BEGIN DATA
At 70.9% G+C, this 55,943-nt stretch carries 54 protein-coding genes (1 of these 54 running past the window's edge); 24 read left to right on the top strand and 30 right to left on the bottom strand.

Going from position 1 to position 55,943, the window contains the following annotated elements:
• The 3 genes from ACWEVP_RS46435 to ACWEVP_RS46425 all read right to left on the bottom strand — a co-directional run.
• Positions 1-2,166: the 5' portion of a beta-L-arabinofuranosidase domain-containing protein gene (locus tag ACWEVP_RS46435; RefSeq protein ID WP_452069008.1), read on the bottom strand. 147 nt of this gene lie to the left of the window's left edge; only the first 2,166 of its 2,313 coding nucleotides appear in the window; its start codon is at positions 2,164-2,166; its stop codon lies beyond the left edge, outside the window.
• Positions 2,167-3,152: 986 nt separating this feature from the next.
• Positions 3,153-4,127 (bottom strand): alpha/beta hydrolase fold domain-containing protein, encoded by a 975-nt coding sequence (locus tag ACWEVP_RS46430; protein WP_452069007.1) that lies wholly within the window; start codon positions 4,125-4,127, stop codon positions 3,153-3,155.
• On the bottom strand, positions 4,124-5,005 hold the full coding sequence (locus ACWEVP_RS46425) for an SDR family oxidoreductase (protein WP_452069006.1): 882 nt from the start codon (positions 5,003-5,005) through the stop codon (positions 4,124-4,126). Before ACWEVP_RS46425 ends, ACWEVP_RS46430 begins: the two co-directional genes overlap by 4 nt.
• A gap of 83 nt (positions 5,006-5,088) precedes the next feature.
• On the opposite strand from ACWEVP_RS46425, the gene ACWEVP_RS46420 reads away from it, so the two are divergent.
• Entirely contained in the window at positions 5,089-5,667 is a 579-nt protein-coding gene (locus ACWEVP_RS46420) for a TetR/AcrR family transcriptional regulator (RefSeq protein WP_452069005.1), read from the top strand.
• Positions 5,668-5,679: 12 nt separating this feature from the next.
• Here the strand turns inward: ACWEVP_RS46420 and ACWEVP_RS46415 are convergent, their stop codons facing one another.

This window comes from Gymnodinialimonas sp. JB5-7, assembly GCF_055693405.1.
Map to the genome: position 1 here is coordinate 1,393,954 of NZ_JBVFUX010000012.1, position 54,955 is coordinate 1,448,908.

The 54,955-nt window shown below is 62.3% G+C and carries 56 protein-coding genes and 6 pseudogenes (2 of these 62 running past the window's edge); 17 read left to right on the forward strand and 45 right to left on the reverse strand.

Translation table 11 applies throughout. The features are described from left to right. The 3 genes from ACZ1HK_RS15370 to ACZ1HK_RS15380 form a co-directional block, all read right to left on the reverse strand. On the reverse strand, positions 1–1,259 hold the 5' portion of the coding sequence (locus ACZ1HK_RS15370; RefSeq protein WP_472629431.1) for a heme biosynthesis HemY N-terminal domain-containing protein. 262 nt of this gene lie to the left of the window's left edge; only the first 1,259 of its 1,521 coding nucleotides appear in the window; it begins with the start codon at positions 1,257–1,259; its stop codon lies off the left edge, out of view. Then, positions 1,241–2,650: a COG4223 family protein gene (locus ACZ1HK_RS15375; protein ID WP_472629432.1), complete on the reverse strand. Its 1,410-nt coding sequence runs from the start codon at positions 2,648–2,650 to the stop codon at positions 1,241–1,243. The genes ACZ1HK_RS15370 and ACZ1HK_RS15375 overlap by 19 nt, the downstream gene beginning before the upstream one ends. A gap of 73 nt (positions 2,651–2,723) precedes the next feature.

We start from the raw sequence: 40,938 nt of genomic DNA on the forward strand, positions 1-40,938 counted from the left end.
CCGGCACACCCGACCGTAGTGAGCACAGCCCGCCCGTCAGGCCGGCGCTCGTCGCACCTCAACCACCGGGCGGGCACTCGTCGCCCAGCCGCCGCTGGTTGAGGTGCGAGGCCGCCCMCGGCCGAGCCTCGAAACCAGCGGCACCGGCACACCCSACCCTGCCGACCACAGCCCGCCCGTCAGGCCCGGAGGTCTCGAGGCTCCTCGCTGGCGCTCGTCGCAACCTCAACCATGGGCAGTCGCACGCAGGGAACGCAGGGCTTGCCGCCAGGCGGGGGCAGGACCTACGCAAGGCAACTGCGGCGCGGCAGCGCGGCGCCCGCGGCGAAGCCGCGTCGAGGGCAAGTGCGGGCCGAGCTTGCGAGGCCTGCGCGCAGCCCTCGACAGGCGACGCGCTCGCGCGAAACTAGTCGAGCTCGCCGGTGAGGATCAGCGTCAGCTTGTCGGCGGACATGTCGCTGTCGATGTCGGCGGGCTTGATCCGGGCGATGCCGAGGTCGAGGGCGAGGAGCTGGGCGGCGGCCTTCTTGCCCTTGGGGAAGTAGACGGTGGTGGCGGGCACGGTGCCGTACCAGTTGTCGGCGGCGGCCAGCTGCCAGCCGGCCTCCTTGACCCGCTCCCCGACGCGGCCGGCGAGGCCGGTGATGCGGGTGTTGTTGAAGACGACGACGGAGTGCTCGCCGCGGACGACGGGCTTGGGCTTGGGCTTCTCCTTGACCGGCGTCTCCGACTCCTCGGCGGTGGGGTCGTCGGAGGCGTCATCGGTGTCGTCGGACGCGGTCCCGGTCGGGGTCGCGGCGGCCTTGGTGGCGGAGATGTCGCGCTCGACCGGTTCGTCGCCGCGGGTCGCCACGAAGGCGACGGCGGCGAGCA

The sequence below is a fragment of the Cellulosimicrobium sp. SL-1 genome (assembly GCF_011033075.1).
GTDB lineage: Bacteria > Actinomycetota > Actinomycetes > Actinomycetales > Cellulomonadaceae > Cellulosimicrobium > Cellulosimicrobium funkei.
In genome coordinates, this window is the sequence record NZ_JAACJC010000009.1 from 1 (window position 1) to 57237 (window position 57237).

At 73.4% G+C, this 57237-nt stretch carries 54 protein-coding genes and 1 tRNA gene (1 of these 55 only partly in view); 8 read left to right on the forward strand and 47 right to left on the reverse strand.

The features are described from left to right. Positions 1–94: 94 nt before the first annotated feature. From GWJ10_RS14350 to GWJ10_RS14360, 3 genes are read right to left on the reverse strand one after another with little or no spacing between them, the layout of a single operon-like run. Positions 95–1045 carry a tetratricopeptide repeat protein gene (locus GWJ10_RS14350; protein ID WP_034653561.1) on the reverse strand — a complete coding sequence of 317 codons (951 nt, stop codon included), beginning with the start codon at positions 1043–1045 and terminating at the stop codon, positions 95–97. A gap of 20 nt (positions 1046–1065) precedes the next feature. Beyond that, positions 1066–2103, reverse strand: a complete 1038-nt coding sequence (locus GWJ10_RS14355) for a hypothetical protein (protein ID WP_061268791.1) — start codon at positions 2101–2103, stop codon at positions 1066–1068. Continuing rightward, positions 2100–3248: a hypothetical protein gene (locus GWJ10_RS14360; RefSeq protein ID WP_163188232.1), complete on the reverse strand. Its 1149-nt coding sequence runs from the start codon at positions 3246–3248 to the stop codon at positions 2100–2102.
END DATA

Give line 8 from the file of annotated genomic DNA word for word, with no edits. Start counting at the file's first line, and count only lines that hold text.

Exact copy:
• A gap of 83 nt (positions 5,006-5,088) precedes the next feature.